Stop development programmes that violate human rights and women’s rights and destroy the environment, as well as climate change response projects that ignore human rights. Ensure the full involvement of women with diverse identities in every stage of policy-making and the approval of development programmes. Prioritise projects that are gender responsive and environmentally sustainable.

Revoke the Omnibus Law on job creation

Revoke the Job Creation Law (Omnibus Law), which makes it easier for the state and/or companies to carry out land grabbing, environmental destruction and the exploitation of natural resources, and threatens women’s lives and livelihoods, including via the increased criminalisation of women human rights and environmental defenders.

Stop sexual violence and support economic opportunities for victims

Enforce Law No. 12 of 2022 on the Crime of Sexual Violence (UU TPKS) and guarantee the protection of women victims of sexual violence, by providing legal aid services and safe housing facilities, as well as economic strengthening for victims.

Protect human rights defenders and their role in fighting for economic justice

Discuss and ratify the Bill on the Protection of Human Rights Defenders and stop all acts of threats and criminalisation of women human rights and environmental defenders.

Support disaster survivors, including their economic recovery

Protect and fulfil the rights of women disaster survivors (including climate disasters). Support should include housing, access to food, access to economic recovery, protection from threats of sexual violence and support for recovery from trauma.

End Inequalities in Indonesia

Taking action

Civil society organisations involved in the movement to fight for the rights of women across Indonesia are leading the charge to raise the voices of women at the grassroots level who are demanding economic equality:

Capacity building and mobilisation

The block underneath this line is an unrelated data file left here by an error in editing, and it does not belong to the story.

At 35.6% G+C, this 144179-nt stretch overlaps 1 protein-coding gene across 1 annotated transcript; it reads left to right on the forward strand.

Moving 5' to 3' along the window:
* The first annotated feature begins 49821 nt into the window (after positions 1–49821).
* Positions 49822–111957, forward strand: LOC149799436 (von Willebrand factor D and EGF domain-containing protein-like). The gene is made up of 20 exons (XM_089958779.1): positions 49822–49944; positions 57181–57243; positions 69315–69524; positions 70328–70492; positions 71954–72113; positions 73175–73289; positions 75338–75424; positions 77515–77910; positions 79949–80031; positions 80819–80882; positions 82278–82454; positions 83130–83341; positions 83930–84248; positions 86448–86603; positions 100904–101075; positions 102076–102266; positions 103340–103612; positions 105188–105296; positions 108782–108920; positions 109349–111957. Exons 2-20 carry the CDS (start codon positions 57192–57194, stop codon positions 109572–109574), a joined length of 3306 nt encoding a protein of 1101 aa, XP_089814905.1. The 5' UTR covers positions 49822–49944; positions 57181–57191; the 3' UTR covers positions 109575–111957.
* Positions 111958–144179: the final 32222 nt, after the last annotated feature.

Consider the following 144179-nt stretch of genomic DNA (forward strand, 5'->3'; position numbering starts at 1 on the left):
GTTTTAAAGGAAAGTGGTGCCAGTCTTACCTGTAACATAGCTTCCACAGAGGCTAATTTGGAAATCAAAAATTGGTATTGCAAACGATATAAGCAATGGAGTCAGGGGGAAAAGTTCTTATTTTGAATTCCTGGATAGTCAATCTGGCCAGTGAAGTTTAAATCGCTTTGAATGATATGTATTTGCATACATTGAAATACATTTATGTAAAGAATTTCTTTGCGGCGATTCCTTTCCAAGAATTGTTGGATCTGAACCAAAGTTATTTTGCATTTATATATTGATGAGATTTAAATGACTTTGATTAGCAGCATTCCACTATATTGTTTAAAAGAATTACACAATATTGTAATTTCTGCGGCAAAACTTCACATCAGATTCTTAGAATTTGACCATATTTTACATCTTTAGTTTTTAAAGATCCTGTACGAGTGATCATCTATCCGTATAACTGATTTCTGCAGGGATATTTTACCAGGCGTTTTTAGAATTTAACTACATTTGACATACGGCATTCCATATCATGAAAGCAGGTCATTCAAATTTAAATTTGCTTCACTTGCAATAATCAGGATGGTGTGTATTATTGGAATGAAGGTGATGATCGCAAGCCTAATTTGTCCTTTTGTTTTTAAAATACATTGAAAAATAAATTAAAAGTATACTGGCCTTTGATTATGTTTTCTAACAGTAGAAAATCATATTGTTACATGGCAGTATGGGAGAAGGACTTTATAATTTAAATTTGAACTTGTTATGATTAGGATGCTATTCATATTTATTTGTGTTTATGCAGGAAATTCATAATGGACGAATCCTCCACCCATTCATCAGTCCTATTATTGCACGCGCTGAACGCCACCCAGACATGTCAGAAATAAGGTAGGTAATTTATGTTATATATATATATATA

We consult with, strengthen the capacity of and mobilise women faced with the negative impacts of inequality, and help them to speak up and claim their rights and entitlements to sustainable and meaningful economic opportunities.


We meet directly with decision-makers, present them with the demands of women at the grassroots level, and hold them accountable for the commitments they have made.


We hold press conferences, wave banners, shout slogans, make videos and amplify the voices of grassroots women on social media. By getting the attention of the media and the broader public, we focus attention on perspectives that are often ignored.

Research and analysis

We document the results of consultations with women about their lived experience, and connect this with broader economic and political systems.

The movement

Within this project, two partners are working on tackling inequalities rooted in gender discrimination in Indonesia:

Perkumpulan Aksi! untuk Keadilan Gender, Sosial, dan Ekologi (Aksi! for gender, social and ecological justice)

Aksi! works closely with grassroots women’s groups, providing opportunities for them to come together, deepen their understanding of the systems that contribute to the inequalities they experience, and find ways to respond and demand change together.

Solidaritas Perempuan (Women’s Solidarity for Human Rights) (SP)

SP works through its network of thousands of women across its branches throughout Indonesia. Listening closely to the concerns expressed by these women, the organisation can then represent them and support them to engage in dialogue with other stakeholders, participate in demonstrations, campaign on social media, and find other ways to push for change.

The partners in this project work within broader networks that bring together a wide range of CSO and community voices in the fight against economic and gender inequalities:

P23+ Network

A network of women for gender and economic justice, made up of 22 local women’s organisations and Aksi!, that formed spontaneously following a series of consultations and strategy meetings that brought the groups together to understand the interconnections between the personal experiences of inequality and systemic economic and societal factors.